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DfT sustainability report ‘misses opportunity’ to monitor fleet emissions

The Environmental Audit Committee’s new report on ‘Sustainability in the Department for Transport’ has missed an opportunity by not introducing measures to force fleets to monitor and record emissions.

Westminster Bridge at sunset, London, UK

Mandatory fleet emissions monitoring could bring immediate benefits for sustainability, says Fuel Card Services

That’s the view of Fuel Card Services, which says the report’s focus on ultra-low emission vehicles “ignores the reality of current technology, cost and infrastructure”.

In last week’s report, the Environmental Audit Committee said the UK Government must commit to medium and long-term goals for sustainable transport and air quality improvements following the Brexit vote.

It also advised the DfT to set out a clear post-2020 plan for ultra-low emission vehicles, to give a clearer remit for local governments to invest in sustainable transport, and to investigate whether it should take legal action against Volkswagen following the ‘Dieselgate’ scandal.

In response, Steve Clarke, group marketing manager at Fuel Card Services, said: “The select committee made some good long-term suggestions, but has missed an opportunity. It could have recommended action that would bring immediate benefits for fleet sustainability. In particular, it could have urged the introduction of measures compelling commercial road users to monitor and record fleet emissions.”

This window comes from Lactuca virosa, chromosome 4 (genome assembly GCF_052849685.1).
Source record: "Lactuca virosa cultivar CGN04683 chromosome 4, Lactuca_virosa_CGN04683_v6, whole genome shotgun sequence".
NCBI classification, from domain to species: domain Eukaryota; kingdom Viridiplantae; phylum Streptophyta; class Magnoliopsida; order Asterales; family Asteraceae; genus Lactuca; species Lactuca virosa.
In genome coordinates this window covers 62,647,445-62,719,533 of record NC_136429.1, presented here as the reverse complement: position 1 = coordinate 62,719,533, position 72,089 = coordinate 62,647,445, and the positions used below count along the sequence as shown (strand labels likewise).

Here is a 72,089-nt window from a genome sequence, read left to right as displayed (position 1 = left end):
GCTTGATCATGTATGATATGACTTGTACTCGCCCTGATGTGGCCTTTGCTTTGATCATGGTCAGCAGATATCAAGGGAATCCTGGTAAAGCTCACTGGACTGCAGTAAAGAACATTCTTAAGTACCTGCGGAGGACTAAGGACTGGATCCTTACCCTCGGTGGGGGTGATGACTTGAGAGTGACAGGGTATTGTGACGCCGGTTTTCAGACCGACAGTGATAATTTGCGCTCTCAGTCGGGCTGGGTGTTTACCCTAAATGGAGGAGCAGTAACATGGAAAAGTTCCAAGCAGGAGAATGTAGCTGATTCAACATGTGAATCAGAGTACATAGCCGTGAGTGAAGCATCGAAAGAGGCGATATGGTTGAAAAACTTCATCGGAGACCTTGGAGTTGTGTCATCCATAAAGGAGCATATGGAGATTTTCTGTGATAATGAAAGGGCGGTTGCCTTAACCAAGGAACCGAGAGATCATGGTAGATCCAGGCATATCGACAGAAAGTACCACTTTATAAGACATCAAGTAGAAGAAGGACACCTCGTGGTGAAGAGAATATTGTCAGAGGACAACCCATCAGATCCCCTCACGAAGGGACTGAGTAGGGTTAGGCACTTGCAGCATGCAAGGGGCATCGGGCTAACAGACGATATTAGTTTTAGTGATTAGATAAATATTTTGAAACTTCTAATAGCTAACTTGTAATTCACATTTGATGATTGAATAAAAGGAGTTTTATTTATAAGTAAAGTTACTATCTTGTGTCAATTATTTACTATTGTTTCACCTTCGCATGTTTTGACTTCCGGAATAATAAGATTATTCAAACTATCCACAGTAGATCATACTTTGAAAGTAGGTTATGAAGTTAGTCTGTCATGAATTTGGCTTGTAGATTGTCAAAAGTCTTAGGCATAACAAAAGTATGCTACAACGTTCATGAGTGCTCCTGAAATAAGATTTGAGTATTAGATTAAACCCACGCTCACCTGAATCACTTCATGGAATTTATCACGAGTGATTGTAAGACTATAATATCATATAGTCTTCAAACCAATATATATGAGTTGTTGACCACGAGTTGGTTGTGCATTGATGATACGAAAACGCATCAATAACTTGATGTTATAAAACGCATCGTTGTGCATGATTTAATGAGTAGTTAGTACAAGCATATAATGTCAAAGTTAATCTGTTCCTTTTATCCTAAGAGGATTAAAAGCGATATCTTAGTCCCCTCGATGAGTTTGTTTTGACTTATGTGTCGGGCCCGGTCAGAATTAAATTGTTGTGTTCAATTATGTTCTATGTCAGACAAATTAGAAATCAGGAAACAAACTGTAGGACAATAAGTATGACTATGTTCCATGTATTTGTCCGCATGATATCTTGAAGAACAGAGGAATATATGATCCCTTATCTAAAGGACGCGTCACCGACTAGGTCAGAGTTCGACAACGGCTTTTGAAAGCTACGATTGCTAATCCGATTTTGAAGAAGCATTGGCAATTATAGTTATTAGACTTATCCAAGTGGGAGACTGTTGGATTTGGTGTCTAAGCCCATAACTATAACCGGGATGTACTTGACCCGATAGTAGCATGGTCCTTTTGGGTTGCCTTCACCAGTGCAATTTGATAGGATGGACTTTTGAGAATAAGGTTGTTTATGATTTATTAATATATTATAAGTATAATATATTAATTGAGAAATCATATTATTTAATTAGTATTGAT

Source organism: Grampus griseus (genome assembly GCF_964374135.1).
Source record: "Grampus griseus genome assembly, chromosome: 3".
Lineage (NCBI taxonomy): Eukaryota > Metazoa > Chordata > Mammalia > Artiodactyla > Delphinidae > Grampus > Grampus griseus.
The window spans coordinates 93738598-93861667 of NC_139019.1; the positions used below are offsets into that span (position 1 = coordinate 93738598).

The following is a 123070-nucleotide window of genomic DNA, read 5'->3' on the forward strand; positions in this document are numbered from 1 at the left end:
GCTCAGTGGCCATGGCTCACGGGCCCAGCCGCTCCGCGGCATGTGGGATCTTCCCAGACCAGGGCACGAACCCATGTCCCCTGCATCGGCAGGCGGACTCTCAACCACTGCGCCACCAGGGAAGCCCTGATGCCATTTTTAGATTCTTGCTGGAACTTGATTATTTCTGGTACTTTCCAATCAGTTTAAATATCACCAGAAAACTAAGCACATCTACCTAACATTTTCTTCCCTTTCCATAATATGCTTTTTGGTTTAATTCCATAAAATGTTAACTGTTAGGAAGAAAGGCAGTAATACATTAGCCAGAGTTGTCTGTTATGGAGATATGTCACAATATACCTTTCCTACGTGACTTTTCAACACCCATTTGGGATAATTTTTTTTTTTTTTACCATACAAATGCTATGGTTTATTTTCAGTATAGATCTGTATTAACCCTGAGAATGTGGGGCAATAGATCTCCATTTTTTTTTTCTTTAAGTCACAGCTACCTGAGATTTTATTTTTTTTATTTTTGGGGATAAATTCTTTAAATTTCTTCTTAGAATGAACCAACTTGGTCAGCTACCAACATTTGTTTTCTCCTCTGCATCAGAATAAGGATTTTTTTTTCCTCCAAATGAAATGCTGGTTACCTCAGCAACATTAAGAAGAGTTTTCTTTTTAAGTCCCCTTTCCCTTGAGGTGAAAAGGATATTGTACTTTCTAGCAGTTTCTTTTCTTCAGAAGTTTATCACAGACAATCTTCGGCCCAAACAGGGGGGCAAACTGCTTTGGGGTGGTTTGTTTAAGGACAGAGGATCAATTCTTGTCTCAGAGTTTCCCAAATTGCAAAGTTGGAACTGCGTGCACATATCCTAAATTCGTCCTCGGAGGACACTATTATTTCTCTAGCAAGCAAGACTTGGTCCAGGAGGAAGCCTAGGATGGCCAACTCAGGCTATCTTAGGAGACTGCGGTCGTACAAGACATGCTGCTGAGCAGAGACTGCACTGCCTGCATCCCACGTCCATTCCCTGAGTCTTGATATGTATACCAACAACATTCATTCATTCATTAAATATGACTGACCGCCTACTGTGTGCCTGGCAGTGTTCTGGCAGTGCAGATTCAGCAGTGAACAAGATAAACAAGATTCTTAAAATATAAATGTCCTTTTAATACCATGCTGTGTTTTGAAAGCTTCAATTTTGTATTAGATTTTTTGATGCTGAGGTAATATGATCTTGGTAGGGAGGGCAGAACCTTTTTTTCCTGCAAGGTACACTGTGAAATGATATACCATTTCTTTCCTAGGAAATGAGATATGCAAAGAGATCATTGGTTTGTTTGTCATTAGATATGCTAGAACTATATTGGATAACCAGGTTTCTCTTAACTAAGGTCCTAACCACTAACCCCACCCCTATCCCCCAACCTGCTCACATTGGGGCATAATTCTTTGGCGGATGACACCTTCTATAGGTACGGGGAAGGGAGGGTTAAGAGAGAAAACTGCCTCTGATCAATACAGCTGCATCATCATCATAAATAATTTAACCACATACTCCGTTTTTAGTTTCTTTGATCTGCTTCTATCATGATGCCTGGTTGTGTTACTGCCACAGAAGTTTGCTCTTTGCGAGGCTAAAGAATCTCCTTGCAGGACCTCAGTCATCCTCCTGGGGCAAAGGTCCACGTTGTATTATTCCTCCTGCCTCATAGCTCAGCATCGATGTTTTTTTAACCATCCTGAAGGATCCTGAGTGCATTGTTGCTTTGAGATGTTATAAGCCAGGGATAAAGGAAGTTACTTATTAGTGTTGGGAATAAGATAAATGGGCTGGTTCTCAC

He added: “Government should promote ULEVs, but recognising that widespread adoption remains a long-term prospect. Meanwhile, diesel and petrol vehicles will dominate for years to come. Government could achieve widespread, immediate impact with mandatory emissions monitoring.”

The select committee noted that, “emissions have increased for the past two years running.” Although it then recommended that the DfT, “set out in the Government’s forthcoming carbon reduction plan how it intends to deal with this,” it suggested no particular actions.

“What gets measured, gets managed,” said Steve Clarke. “Requiring fleets to record and track their emissions has to be the first step in getting them to implement reduction programmes. Thousands of fleets have already seen the sense of this, but many more will require encouragement in the form of regulation.”

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Natalie Middleton

Natalie has worked as a fleet journalist for nearly 20 years, previously as assistant editor on the former Company Car magazine before joining Fleet World in 2006. Prior to this, she worked on a range of B2B titles, including Insurance Age and Insurance Day. Natalie edits all the Fleet World websites and newsletters, and loves to hear about any latest industry news.